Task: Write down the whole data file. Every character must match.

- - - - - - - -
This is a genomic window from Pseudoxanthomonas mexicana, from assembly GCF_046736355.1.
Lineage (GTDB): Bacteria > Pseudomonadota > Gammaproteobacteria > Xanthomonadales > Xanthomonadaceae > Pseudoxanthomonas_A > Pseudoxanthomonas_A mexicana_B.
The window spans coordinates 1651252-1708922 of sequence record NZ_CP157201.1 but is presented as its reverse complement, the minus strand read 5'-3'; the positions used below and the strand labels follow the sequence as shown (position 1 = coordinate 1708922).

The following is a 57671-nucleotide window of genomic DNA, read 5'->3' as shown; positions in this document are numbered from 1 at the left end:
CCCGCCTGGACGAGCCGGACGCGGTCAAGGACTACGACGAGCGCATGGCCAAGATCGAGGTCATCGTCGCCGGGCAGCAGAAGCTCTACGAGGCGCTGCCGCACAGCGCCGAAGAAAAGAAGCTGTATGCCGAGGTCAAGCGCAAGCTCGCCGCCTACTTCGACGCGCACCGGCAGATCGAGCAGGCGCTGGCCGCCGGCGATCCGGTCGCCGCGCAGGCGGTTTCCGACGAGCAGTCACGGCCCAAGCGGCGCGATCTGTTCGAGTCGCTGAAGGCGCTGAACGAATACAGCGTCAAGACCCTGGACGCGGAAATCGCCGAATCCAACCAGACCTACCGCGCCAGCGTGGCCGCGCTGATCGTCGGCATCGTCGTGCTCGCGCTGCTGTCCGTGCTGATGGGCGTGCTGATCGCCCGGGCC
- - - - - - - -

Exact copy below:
This is a genomic window from Pseudoxanthomonas mexicana, from assembly GCF_046736355.1.
Lineage (GTDB): Bacteria > Pseudomonadota > Gammaproteobacteria > Xanthomonadales > Xanthomonadaceae > Pseudoxanthomonas_A > Pseudoxanthomonas_A mexicana_B.
The window spans coordinates 1651252-1708922 of sequence record NZ_CP157201.1 but is presented as its reverse complement, the minus strand read 5'-3'; the positions used below and the strand labels follow the sequence as shown (position 1 = coordinate 1708922).

The following is a 57671-nucleotide window of genomic DNA, read 5'->3' as shown; positions in this document are numbered from 1 at the left end:
CCCGCCTGGACGAGCCGGACGCGGTCAAGGACTACGACGAGCGCATGGCCAAGATCGAGGTCATCGTCGCCGGGCAGCAGAAGCTCTACGAGGCGCTGCCGCACAGCGCCGAAGAAAAGAAGCTGTATGCCGAGGTCAAGCGCAAGCTCGCCGCCTACTTCGACGCGCACCGGCAGATCGAGCAGGCGCTGGCCGCCGGCGATCCGGTCGCCGCGCAGGCGGTTTCCGACGAGCAGTCACGGCCCAAGCGGCGCGATCTGTTCGAGTCGCTGAAGGCGCTGAACGAATACAGCGTCAAGACCCTGGACGCGGAAATCGCCGAATCCAACCAGACCTACCGCGCCAGCGTGGCCGCGCTGATCGTCGGCATCGTCGTGCTCGCGCTGCTGTCCGTGCTGATGGGCGTGCTGATCGCCCGGGCC